NewsCovering Colorado


Slaughterhouse wastewater violated permit limits for 5 years

EPA repeals part of clean water act
Posted at 9:42 PM, Nov 20, 2019
and last updated 2019-11-20 23:42:08-05

GREELEY (AP) — Wastewater from two Greeley slaughterhouses exceeded safety limits for five years as it flowed into a South Platte River tributary before the meat-processing company started meeting discharge standards in January, according to Colorado’s top water quality official.

State Water Quality Division Director Patrick Pfaltzgraff told KMGH-TV that it took that long for Swift Beef Co. to come into compliance with their discharge permit. He acknowledged that Swift, part of Brazil-based JBS S.A., the world’s largest meat-processing corporation, has not been fined for the ongoing violations.

He added that a review is underway into how the case was handled.

“We’ve already been engaged in doing that in terms of how this was allowed to go on for five years,” Pfaltzgraff said. “We don’t see that as acceptable.”

The regulator’s comments support some of the allegations in a lawsuit against Swift filed by two advocacy groups in May.

Swift operates a treatment plant on the creek that receives wastewater from a beef plant that processes between 3,000 and 6,000 animals a day, and a lamb slaughterhouse that processes 2,500 animals a day, according to the lawsuit.

Center for Biological Diversity and Food and Water Watch allege in the lawsuit that the 3 to 4 million gallons of wastewater discharged daily into Lone Tree Creek exceeded limits for ammonia, nitrogen and suspended solids from 2014-2018.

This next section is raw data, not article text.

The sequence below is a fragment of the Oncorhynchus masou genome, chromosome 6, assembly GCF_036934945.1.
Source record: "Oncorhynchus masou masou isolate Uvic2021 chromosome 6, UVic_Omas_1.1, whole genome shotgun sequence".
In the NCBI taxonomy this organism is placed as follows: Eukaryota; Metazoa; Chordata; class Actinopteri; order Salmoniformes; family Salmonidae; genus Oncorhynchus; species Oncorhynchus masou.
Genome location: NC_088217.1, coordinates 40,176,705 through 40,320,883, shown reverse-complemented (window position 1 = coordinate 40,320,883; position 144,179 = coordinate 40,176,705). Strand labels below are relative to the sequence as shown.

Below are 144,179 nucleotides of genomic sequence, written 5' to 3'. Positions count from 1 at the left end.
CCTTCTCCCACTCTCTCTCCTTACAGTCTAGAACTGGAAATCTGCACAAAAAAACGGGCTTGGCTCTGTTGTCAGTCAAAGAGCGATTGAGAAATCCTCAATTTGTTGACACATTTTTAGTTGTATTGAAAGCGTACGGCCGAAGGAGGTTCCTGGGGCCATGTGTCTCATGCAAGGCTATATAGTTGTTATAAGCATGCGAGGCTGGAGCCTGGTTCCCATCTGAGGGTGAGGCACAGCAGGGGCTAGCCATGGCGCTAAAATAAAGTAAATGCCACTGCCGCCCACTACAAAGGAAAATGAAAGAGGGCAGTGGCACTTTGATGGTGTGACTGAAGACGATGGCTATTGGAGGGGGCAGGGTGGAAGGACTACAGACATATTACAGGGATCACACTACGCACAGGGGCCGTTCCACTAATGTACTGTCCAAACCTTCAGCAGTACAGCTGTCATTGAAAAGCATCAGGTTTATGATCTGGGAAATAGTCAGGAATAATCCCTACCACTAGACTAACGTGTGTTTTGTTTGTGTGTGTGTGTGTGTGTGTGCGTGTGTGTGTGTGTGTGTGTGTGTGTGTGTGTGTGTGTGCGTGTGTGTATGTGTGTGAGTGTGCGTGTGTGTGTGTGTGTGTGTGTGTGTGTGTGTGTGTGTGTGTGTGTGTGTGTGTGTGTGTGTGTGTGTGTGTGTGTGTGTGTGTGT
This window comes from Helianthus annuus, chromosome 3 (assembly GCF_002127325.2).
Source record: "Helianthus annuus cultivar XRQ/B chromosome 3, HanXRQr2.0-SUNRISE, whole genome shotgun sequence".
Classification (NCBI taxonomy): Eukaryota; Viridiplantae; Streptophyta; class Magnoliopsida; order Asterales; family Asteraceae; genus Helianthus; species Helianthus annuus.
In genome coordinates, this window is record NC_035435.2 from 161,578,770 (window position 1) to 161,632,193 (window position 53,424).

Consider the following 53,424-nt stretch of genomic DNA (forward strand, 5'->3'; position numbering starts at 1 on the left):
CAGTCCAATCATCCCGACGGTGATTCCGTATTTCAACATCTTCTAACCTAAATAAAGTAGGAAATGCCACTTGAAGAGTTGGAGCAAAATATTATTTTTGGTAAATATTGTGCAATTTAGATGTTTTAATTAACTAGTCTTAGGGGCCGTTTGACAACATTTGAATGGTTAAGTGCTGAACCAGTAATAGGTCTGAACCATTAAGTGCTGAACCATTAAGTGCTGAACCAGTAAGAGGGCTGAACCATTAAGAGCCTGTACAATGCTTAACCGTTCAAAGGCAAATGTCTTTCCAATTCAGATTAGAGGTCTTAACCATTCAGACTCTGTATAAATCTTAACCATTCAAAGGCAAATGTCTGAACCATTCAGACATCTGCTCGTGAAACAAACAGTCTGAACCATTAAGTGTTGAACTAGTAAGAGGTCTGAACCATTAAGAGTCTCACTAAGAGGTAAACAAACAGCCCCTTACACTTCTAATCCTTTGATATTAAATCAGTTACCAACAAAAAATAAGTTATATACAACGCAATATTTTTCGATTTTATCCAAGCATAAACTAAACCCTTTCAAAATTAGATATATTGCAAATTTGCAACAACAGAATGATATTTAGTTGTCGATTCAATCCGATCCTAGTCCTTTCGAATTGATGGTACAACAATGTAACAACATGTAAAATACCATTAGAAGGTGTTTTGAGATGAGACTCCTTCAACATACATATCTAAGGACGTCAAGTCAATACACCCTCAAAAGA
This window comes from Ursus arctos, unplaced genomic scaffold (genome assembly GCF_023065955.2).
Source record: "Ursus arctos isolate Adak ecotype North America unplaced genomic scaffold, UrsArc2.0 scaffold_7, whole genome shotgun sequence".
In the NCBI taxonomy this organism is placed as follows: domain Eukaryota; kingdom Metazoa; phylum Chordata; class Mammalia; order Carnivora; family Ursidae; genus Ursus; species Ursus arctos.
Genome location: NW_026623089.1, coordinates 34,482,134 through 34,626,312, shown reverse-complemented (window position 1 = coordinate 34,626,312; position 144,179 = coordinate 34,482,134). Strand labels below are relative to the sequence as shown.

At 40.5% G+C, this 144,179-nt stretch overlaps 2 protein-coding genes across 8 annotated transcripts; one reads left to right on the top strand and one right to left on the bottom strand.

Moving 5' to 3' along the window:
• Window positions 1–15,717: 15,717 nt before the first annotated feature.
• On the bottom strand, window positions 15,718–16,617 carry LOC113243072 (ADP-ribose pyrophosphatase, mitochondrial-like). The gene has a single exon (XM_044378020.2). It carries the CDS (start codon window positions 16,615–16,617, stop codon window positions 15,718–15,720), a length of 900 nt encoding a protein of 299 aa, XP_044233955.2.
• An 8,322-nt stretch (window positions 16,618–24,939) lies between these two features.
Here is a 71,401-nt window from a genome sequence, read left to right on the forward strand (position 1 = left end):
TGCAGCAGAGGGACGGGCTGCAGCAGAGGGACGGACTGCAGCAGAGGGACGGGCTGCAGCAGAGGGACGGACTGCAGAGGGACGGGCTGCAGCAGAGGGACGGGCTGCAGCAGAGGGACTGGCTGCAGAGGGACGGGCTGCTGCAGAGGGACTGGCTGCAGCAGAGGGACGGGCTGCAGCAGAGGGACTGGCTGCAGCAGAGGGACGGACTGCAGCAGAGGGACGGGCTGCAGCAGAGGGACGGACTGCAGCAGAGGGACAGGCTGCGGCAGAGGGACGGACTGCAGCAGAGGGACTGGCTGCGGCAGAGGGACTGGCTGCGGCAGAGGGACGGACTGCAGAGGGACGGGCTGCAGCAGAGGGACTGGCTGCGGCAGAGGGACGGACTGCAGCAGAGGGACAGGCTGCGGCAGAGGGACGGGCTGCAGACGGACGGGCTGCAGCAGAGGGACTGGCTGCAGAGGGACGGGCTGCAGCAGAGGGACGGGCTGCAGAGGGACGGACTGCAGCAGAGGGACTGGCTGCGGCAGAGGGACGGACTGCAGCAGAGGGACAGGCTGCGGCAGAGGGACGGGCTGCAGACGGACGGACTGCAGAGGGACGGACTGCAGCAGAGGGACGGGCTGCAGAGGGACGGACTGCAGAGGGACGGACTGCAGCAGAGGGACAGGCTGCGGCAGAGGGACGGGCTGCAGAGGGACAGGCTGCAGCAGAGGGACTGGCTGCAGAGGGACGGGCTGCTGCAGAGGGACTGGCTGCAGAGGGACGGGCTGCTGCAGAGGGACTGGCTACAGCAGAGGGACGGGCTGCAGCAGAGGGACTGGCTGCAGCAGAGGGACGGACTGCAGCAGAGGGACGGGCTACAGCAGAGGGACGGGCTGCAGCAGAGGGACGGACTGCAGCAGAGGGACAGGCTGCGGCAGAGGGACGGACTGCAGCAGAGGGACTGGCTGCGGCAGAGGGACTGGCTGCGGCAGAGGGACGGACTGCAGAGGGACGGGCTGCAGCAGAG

The wastewater includes animal fat, meat, blood, E. coli, ammonia and excrement that must be treated before it is discharged into the creek, which feeds into the South Platte River about a mile away.

Mike and Renee Geha, who live near the facility’s water holding pond, said a siren would go off day and night at the facility, sometimes blaring for hours. They said those alerts have now ceased, but they never received an explanation after asking authorities what was wrong.

“We just wondered if we were safe out here,” Mike Geha said.

The lawsuit alleges that Swift violated its discharge permit’s limits for ammonia, nitrogen and suspended solids. The water also repeatedly failed tests meant to ensure it’s not toxic to aquatic life, according to the lawsuit.

Swift must file a response to the lawsuit by next month.

Company spokeswoman Nikki Richardson said in a statement to the television station that JBS has made a substantial investment to improve its wastewater facility’s environmental performance.

“This type of technology is the most effective way to minimize industrial wastewater, and it took time to get right – longer than we would have liked – but we have remained in communication with our partners at the Colorado Department of Public Health and Environment to share our progress,” Richardson said.


Information from: KMGH-TV,